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12 June 2008

Shell fun: get reminders with calendar(1)

This is so obvious

Quite similar to my last, lame shell fun post (which mentioned at(1)), is the calendar utility. This thing (when your system is set up properly) will send you reminder mails for calendar events you write into a special plain text file. It can also remind you of upcoming stuff when you log into your system. calendar is ages old, but still very useful when done right, especially for us coder types, who don't have 25 appointments each day...

The calendar file is usuall ~.calendar or (in order to be able to use sub-files at some point) ~/.calendar/calendar. Let's look at some typical entries there:

06/15    Write next shell fun post

Where the whitespace between the date and the text should consist of a Tab character. In theory different date formats should be recognized, but I hadn't much success with it, so I'm sticking to the weird US style of mm/dd. There's no year, if you don't want this event to stick around next year, go and clean up some time.

But wait! Some stuff that comes back each year makes very much sense, like... birthdays!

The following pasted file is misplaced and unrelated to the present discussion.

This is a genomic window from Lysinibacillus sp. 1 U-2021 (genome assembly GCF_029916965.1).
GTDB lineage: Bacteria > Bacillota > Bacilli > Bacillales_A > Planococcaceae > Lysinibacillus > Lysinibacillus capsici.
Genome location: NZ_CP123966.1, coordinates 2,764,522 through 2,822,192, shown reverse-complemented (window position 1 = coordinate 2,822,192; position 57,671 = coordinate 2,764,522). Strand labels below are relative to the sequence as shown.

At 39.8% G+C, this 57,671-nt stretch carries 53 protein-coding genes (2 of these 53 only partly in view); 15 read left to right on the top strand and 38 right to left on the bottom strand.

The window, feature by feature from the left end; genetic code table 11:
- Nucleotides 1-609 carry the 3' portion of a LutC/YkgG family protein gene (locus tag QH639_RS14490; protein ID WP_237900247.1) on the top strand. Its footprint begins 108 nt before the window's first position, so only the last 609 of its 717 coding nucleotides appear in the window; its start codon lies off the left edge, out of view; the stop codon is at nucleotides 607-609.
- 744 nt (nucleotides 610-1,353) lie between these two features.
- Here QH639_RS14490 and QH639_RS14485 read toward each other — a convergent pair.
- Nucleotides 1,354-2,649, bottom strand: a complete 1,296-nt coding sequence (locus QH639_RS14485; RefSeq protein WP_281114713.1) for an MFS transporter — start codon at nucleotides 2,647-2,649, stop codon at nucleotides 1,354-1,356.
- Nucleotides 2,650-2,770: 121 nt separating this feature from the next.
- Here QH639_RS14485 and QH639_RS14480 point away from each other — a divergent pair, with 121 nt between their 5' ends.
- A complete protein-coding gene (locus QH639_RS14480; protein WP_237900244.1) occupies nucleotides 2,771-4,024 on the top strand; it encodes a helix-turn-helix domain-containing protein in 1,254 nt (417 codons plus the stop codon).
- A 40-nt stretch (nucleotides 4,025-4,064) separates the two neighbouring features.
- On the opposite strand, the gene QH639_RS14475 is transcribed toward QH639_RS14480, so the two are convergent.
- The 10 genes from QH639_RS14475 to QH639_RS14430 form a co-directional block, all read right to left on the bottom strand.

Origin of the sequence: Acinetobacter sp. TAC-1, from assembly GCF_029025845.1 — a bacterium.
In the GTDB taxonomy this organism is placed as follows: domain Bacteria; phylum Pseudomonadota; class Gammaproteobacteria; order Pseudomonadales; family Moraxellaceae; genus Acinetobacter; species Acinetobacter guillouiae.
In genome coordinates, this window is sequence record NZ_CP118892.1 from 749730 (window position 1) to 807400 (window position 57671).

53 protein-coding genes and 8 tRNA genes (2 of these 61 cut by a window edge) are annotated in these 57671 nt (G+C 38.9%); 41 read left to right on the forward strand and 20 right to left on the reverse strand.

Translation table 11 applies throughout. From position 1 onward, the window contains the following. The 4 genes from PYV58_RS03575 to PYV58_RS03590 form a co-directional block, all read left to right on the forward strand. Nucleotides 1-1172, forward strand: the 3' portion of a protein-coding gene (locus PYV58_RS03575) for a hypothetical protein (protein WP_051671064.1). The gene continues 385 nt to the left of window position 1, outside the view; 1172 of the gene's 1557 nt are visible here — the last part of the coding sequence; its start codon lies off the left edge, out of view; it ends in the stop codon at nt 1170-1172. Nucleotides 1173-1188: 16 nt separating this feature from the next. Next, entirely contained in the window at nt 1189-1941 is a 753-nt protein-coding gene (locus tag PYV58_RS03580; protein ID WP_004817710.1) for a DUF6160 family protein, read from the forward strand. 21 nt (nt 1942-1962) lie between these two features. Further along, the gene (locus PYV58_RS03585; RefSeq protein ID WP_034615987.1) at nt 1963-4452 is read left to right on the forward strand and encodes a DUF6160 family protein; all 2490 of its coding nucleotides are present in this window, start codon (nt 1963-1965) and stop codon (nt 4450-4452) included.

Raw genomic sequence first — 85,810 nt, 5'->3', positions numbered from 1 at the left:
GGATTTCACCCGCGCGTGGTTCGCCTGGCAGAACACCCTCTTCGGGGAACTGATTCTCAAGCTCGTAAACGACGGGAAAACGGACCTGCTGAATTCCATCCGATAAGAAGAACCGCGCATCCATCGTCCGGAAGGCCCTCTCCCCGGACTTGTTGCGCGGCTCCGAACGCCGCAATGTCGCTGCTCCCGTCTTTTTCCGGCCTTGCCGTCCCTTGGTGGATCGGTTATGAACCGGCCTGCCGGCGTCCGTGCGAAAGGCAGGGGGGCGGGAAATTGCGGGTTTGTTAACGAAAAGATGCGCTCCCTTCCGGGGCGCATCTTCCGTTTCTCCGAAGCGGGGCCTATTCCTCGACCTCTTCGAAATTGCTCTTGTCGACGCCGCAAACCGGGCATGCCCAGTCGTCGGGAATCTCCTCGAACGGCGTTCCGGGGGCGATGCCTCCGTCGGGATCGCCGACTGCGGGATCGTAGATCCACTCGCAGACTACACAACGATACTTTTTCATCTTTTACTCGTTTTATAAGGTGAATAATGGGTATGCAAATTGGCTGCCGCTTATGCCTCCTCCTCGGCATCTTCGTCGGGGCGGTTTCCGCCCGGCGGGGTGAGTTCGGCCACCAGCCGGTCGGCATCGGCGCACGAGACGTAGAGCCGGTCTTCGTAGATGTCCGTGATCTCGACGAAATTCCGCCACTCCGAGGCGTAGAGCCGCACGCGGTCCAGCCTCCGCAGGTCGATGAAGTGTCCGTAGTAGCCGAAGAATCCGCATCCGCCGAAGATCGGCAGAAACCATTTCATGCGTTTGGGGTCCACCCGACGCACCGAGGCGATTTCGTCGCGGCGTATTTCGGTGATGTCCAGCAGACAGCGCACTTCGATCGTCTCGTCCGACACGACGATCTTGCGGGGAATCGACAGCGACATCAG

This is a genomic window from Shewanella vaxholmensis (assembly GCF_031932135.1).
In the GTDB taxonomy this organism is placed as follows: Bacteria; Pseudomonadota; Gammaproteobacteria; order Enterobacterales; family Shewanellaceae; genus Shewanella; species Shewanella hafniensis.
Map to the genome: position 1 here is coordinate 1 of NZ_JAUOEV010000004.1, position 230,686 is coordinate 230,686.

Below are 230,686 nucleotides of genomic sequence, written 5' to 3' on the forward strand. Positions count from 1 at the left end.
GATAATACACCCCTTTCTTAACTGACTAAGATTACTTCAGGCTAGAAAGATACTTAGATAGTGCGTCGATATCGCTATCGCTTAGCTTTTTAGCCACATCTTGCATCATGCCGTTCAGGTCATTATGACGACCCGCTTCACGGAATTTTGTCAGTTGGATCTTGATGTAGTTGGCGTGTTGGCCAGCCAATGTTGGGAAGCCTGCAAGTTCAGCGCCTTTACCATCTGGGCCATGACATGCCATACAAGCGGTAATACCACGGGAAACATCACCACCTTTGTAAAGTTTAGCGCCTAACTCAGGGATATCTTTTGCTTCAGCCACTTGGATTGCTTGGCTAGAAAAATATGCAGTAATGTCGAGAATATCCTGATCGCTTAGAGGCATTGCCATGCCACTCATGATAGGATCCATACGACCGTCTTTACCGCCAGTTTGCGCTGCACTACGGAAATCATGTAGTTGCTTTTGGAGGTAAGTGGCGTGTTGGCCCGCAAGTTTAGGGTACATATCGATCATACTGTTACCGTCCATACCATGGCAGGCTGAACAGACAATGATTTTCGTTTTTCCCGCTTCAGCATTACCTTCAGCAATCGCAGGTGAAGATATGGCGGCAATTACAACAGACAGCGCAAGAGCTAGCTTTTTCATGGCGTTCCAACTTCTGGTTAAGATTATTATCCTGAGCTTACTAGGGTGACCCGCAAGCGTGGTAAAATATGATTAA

08/01    w... birthday
04/17    s.... birthday

There are some more fancy things you can do, like:

*/01    Rent!
/* simple: the first day of each month */

*/Mon-1    Monday - Notify about HelMUG Meeting next Sunday
/* which will be shown on the last Monday of each month */

*/Tue+1    OpenCoffee Athens First Tuesday Each Month

The last one will remind me to go to the OpenCoffee Athens event, to meet Stavros Messinis. If OpenCoffee is at all interesting (I don't know yet, haven't been there), I can leave this in and will be reminded each month.

To be reminded

To actually see the reminders, I have two ways:

  • My OpenBSD system is set up in /etc/daily to run calendar as root and mail reminders to all users. (We're assuming that mail is actually set up properly to deliver those mails.):

    echo "Running calendar in the background."
    calendar -a &
  • I've got this here in my .kshrc, which prints out the events for the next 10 days when I log in to an interactive terminal:

    if [ -o interactive ]; then
        echo coming up:
        /usr/bin/calendar -A 10

Also I can always run calendar -A 30 (or similar) to see the upcoming events for the next 30 days. As always, man calendar knows more!

Posted by betabug at 14:06 | Comments (0) | Trackbacks (0)
ch athens
Life in Athens (Greece) for a foreigner from the other side of the mountains. And with an interest in digital life and the feeling of change in a big city. Multilingual English - German - Greek.
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